TRAP ALERT 😀. No the rubbish spouted about the Lisbon Treaty by the Hardliners and doing the rounds is categorically wrong. Although E.U. did attempt, but failed to introduce the European Union financial transaction tax, 0.1% levy on all shares and bonds transfers which would have impacted the City. The Lisbon treaty whilst it doesn't push to centralise and move operations such as the Clearing Service to Frankfurt, the treaty in effect could make it more difficult for our MEP's and Government to block this type of legislation or taxation.

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7 hours ago, bristol red said:

I notice both you and tramizboy have mentioned the Lisbon treaty. Is that the Lisbon treaty that was ratified in 2009, which we partly opted out of, or the made up one doing the rounds on social media? 

I don’t use social media, never really have.

eu to introduce speed limiters into all cars built after 2022 now as well...

https://www.telegraph.co.uk/news/2019/03/26/every-new-car-built-may-2022-must-capable-housing-in-built-breathalysers/

They may as well microchip us all now and be done with it.

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Cars should have been speed limited for decades. About time. Motorists simply can't be trusted to drive safely so time to put them on the naughty step. 

Looks like UK has confirmed it will align to the same standard even after brexit. 

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The EU argument is essentially one of federalism and do we want a federal Europe. At the moment it is a hybrid organisation that is neither fully federal or fully national. Personally, I don't have a problem with federalism, however, there is too little accountability in the EU. The more the EU moves beyond trade and into politics, without accountability, the less appealing it is.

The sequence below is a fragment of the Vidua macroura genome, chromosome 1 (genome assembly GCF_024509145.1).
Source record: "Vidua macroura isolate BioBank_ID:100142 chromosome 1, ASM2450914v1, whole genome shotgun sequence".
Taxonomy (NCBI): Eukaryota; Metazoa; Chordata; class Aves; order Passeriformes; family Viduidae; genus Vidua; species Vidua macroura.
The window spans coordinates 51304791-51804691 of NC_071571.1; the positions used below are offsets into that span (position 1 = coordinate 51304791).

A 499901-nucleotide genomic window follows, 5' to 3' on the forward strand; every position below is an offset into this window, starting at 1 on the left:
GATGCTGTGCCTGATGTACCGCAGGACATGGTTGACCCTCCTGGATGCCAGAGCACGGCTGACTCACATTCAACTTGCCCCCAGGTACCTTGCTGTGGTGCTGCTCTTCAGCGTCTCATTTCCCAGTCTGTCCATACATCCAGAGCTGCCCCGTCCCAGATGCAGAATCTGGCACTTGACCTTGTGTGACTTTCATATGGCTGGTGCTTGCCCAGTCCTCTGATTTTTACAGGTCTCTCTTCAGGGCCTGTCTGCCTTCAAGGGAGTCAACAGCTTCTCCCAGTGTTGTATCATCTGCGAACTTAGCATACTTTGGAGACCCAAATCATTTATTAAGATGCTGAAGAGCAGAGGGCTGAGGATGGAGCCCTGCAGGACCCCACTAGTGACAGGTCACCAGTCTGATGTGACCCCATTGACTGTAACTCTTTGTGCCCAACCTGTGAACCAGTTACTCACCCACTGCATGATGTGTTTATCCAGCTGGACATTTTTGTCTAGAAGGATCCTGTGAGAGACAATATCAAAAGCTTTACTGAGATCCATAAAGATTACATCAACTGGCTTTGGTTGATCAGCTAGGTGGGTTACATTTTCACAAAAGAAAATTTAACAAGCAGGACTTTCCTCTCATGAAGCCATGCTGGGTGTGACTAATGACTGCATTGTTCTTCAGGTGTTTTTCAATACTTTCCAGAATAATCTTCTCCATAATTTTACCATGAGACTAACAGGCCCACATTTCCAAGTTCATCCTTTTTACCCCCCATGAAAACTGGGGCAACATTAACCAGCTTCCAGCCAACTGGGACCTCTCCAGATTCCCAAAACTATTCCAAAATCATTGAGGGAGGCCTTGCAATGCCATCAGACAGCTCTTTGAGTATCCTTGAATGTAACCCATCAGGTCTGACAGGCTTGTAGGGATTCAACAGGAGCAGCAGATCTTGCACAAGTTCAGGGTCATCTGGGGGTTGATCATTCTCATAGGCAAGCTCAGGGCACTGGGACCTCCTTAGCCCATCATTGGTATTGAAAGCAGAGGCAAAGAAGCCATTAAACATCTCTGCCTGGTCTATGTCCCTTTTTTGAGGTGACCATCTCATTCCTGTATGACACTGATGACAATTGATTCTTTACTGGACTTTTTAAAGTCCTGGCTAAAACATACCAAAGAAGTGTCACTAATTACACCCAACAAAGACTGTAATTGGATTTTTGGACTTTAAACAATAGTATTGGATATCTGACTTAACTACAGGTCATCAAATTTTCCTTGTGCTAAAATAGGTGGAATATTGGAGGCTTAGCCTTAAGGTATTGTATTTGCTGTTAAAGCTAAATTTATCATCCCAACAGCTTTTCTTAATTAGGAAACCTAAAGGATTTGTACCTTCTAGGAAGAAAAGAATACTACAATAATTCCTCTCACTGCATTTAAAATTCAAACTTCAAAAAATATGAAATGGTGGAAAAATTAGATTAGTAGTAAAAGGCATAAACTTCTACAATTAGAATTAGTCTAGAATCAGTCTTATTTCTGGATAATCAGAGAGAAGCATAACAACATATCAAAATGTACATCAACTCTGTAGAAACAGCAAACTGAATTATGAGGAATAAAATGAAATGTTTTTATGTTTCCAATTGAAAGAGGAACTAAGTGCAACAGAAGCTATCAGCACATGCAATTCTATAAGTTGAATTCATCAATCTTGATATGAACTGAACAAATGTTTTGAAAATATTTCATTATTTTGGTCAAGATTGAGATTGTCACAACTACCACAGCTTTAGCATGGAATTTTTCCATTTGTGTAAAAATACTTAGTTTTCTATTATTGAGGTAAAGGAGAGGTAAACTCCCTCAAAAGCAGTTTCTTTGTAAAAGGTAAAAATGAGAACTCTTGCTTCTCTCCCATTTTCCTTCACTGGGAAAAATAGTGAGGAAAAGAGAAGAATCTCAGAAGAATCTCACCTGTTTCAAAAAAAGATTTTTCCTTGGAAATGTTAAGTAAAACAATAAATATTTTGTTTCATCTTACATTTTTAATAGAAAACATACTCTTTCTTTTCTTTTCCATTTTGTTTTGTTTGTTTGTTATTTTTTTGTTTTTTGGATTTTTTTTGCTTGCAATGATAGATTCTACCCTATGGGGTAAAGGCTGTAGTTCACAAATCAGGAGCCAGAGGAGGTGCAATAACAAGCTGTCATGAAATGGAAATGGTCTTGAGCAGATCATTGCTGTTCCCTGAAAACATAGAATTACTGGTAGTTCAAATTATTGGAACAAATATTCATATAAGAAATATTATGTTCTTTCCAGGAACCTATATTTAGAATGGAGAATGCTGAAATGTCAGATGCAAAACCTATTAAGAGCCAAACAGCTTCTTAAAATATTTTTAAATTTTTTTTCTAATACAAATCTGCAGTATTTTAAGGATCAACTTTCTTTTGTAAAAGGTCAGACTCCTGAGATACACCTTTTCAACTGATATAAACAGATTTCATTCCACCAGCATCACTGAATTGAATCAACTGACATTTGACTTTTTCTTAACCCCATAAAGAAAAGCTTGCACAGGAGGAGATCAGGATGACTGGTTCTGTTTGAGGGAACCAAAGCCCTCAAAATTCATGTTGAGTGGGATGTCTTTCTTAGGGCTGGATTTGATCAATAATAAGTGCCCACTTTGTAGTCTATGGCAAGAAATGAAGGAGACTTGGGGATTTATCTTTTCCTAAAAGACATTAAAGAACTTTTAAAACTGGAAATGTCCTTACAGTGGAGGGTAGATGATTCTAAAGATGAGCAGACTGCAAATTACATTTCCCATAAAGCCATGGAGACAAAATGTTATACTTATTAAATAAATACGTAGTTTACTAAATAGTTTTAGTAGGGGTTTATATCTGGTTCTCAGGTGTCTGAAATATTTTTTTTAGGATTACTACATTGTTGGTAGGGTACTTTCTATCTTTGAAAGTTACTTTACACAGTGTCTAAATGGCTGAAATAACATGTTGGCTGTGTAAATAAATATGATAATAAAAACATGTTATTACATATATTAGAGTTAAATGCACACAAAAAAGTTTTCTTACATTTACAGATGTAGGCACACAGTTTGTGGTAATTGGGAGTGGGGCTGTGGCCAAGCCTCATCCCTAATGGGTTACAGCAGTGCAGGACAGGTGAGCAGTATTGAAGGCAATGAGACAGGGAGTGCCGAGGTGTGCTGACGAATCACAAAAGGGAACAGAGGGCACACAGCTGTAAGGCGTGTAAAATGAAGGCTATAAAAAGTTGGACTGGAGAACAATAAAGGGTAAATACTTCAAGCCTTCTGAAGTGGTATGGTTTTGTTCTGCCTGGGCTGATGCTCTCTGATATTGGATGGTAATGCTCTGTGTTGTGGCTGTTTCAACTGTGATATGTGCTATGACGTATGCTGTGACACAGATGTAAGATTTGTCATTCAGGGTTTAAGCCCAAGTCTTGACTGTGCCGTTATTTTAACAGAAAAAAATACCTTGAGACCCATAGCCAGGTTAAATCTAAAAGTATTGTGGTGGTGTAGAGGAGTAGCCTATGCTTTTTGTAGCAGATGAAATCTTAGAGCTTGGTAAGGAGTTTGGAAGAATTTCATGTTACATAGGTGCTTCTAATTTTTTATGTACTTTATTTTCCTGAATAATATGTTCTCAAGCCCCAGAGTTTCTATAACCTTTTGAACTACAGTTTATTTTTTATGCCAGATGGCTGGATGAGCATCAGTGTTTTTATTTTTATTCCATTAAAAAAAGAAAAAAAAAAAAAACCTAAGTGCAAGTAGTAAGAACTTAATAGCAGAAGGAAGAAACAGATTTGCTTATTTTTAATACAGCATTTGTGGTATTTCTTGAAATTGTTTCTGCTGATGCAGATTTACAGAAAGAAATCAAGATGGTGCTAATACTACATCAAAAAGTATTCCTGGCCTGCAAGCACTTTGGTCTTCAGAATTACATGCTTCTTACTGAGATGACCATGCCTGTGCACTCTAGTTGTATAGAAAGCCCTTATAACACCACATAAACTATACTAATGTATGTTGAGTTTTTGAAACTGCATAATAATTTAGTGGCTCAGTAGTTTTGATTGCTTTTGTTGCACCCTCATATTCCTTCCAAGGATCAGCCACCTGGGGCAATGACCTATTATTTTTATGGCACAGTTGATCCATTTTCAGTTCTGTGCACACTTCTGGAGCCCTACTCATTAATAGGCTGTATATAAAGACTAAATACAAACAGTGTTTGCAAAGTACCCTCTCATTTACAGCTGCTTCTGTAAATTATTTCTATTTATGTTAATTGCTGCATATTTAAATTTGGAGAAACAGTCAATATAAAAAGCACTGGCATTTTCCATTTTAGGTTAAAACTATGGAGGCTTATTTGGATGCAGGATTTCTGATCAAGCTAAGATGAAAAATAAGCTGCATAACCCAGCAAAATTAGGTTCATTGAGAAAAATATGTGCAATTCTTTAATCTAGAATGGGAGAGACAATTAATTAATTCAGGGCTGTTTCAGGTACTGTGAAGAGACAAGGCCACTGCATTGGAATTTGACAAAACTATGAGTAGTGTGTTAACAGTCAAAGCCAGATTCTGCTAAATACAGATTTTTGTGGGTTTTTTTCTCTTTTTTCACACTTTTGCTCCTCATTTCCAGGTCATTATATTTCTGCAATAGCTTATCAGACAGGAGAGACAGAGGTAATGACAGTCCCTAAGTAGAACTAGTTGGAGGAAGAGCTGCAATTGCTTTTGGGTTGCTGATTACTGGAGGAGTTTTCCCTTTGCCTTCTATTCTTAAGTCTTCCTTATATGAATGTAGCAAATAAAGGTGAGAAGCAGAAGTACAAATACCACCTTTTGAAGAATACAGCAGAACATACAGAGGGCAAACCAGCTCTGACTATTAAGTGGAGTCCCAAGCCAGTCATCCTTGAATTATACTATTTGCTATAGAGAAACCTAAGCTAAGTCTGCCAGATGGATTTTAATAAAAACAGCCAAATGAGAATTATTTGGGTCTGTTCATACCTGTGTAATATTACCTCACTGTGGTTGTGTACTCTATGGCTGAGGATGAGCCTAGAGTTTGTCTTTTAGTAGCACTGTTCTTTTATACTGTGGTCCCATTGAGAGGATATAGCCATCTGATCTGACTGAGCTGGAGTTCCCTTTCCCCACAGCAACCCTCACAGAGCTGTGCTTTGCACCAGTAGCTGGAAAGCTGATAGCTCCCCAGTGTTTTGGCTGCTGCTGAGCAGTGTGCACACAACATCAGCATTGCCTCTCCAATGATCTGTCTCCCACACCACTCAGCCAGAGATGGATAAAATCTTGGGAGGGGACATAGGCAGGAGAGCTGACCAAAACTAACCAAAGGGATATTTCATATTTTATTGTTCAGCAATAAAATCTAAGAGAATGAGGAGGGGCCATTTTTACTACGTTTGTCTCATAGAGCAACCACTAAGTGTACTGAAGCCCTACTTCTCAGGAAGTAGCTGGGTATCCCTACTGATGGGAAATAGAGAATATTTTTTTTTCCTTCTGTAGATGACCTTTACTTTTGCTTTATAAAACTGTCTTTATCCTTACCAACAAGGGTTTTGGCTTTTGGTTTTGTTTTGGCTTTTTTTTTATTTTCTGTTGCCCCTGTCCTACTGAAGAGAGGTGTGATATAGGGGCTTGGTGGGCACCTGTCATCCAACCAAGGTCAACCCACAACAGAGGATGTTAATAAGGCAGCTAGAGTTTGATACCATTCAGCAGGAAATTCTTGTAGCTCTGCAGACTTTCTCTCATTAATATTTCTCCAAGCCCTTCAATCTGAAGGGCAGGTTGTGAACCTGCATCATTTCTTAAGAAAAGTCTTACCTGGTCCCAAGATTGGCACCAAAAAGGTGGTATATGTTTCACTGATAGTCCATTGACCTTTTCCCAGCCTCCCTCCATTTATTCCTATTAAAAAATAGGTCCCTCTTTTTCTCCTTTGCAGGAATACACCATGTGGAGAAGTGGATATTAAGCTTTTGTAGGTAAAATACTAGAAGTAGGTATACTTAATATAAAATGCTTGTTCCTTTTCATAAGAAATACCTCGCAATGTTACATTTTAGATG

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3 hours ago, tramaziboy said:

Its the utter hypocrisy of these un-elected little Hitlers as well...

https://www.express.co.uk/news/uk/1105878/Brexit-news-UK-EU-Jean-Claude-Juncker-Donald-Tusk-Theresa-May-deal-vote-delay-latest

5million signed a petition against their new internet clampdown regulations...

https://www.eff.org/deeplinks/2019/03/eus-parliament-signs-disastrous-internet-law-what-happens-next

And not a word.  5 million 'sign' a petition to revoke Article 50 and the unelected are all in favour...

https://www.theguardian.com/politics/2019/mar/27/donald-tusk-majority-uk-stay-eu-article-50-brexit

Edited by tramaziboy

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This deal for Tory MPs to back May's deal if she steps down as PM would mean making a decision on our future relationship with the EU, a decision which will affect the life chances and prosperity of future generations, based on the interests of the Tory party and not the national interest of the UK.